with plethora of marketing messages that it is becoming an increasingly challenging task for
brands to obtain & retain share of mind. Digital media, despite being in its developmental and
hence fluid state, continues to grow in popularity as a medium of advertising for organizations all
over the world (Chester & Montgomery, 2009)
iv
. This media functions as a third space which
companies use to pull their target market and convert them into their brands lifetime users
(Sharples et al, 2009)
v
.

Defining Digital Media

For the purpose of this paper, digital media can be defined as all those channels that allow the
consumers and organization to interact with each other on a direct and personalized one-on-one
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basis. It includes Search Engine Marketing, Display / Banner Advertising, Email Marketing,
Social Media, Mobile Advertising, Websites, Apps, Virtual Worlds, and Online Radio Stations.

Features of Digital Media

Chester & Montgomery (2009) identified several rationales as to why digital media has become
such a prevalent channel for communication.

What makes digital media a conducive vehicle of communication is its ability to engage its
audience in a manner that has never been possible before. Unlike traditional media, which relies
on passive participation of its intended users, digital media has the panache for forcing the
desired consumer to pay attention immediately and demand action.

Consumers today stay connected to everything that is important to them through the use of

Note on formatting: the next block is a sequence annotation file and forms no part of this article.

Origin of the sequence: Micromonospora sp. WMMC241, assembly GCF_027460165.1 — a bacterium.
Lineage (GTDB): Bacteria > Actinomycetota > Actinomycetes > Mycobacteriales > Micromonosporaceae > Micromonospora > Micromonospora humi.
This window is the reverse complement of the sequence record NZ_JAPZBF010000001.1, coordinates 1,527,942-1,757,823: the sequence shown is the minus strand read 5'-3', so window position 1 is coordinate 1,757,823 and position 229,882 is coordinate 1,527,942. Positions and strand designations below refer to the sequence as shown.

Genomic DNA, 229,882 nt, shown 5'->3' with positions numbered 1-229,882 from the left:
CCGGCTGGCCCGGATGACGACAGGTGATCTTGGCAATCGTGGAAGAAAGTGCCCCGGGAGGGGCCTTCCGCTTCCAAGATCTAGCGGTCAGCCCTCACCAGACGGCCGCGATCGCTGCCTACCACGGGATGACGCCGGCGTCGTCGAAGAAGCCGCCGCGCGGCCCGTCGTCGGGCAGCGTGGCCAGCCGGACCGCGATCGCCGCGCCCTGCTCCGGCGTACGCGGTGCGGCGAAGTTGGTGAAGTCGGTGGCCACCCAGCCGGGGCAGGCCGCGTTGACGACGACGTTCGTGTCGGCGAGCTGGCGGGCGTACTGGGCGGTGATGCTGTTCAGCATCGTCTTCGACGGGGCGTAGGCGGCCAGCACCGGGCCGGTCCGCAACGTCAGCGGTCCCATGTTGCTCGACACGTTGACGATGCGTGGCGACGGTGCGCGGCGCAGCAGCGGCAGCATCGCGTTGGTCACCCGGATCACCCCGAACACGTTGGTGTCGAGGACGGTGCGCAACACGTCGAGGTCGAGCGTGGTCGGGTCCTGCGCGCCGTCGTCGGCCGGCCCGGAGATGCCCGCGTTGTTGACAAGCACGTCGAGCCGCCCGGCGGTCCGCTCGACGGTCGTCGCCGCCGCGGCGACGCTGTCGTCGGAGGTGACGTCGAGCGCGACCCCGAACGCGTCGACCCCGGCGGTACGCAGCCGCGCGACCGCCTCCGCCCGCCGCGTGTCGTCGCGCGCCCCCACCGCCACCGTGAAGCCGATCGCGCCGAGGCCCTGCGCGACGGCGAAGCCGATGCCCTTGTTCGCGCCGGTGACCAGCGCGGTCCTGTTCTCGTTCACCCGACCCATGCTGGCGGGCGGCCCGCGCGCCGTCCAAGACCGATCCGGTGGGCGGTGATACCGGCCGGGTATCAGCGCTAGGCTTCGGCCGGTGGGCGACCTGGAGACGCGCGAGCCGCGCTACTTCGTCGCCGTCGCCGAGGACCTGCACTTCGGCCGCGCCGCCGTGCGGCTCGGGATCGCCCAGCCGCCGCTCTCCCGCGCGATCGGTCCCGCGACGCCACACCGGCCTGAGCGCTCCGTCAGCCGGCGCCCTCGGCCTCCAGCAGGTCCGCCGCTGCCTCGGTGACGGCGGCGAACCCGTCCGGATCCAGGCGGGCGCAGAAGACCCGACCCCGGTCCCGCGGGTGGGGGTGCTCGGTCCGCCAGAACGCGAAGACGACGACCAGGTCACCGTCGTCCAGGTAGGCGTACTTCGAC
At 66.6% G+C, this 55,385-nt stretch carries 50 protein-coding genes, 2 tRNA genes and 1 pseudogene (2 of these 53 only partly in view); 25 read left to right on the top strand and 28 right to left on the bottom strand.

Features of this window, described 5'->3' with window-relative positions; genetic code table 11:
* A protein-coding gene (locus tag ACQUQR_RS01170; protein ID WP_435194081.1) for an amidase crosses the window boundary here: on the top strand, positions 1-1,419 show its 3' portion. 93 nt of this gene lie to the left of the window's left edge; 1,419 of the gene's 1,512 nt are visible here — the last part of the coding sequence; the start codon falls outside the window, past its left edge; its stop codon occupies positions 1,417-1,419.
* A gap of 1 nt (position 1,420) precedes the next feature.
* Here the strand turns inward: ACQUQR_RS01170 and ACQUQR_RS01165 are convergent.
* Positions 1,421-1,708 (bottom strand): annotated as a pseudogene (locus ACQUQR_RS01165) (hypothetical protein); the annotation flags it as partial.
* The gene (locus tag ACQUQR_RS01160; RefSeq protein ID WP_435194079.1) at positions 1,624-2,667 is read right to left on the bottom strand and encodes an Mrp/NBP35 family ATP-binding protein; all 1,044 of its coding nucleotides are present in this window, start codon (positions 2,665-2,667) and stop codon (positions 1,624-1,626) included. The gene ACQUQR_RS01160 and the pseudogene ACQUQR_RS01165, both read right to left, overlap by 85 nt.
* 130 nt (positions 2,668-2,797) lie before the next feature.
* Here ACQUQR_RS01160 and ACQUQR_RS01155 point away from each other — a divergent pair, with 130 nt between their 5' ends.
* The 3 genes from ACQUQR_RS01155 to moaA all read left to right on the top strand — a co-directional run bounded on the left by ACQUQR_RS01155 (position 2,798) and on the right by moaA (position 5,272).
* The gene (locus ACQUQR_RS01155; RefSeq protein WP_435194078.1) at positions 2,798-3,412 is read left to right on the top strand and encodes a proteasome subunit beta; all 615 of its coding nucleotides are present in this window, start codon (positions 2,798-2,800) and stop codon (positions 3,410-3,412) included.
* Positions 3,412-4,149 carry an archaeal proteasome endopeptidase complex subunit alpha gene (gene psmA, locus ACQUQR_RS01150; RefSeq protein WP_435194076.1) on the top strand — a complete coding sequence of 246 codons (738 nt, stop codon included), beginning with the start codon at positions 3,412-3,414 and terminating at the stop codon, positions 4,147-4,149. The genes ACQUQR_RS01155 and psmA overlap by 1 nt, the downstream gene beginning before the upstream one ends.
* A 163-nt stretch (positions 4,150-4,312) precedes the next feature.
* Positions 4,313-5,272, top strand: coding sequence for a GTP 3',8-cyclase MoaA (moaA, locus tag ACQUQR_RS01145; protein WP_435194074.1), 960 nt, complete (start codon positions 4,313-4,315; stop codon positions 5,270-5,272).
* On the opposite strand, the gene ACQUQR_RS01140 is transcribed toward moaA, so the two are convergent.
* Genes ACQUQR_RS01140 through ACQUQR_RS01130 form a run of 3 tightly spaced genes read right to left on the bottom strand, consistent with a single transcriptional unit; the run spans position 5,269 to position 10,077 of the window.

digital media. Through advergames and fanvertising, through community branding and T-
technology, marketers have found a way to leverage this aspect by utilizing the same tools to
connect to them at every level.

Google and Facebook are continuously developing behavioural targeting services that help
business is zero-in on their prospective market. These data-portability initiatives allow for
tapping into the everyday lives of the web-browsing audience.

This profiling and interactive nature of digital media leads to user-generated ad content. Digital
medias ability to engage its consumers, converts them into active practitioners turning them into
brand advocates.

The keystone of digital media marketing is the state-of-the-art technology, which allows for
diverse array of instruments that immerses consumers with the brand. Virtual worlds are created
by businesses to capture the interest of everyone and anyone. Dynamic product placement
through rich media, like social media, animations, and multi-media applications creates an
immersive environment for digital media users.
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Digital Media and Children

Given its strong pull towards consumers, it is not surprising to find that digital media is
embedded in society, used not only by adults, youths, teenagers and tweens but also by
elementary school children. Children are fascinated by the multi-functionality that digital media
offers them they can listen to music, play games, stay connected with friends, share memories
and even work on their school assignments. In effect, the online lives of kids are an extension of
their offline lives (OKeeffe, 2011
vi
).

They have always been a distinct audience group for marketers given that they are in the phase
of maturing their cognitive abilities (Kunkel
vii
, 2001; Calvert
viii
, 1999; Piaget
ix
, 1962). Children
under the age of 8 find it difficult to distinguish between advertising and non-advertising content,
even if it is highlighted for them (Calvert, 1999). After this age, their social and emotional
development paces up and their discretionary income increases (Moschis
x
, 1978, 1981; Moschis
and Moore
xi
, 1979) as does their understanding of the economics of purchase (Moschis and
Moore
xii
, 1984; Ludvigsen and Sharma
xiii
, 2004); familiarity with brands (Ward
xiv
et al. 1977);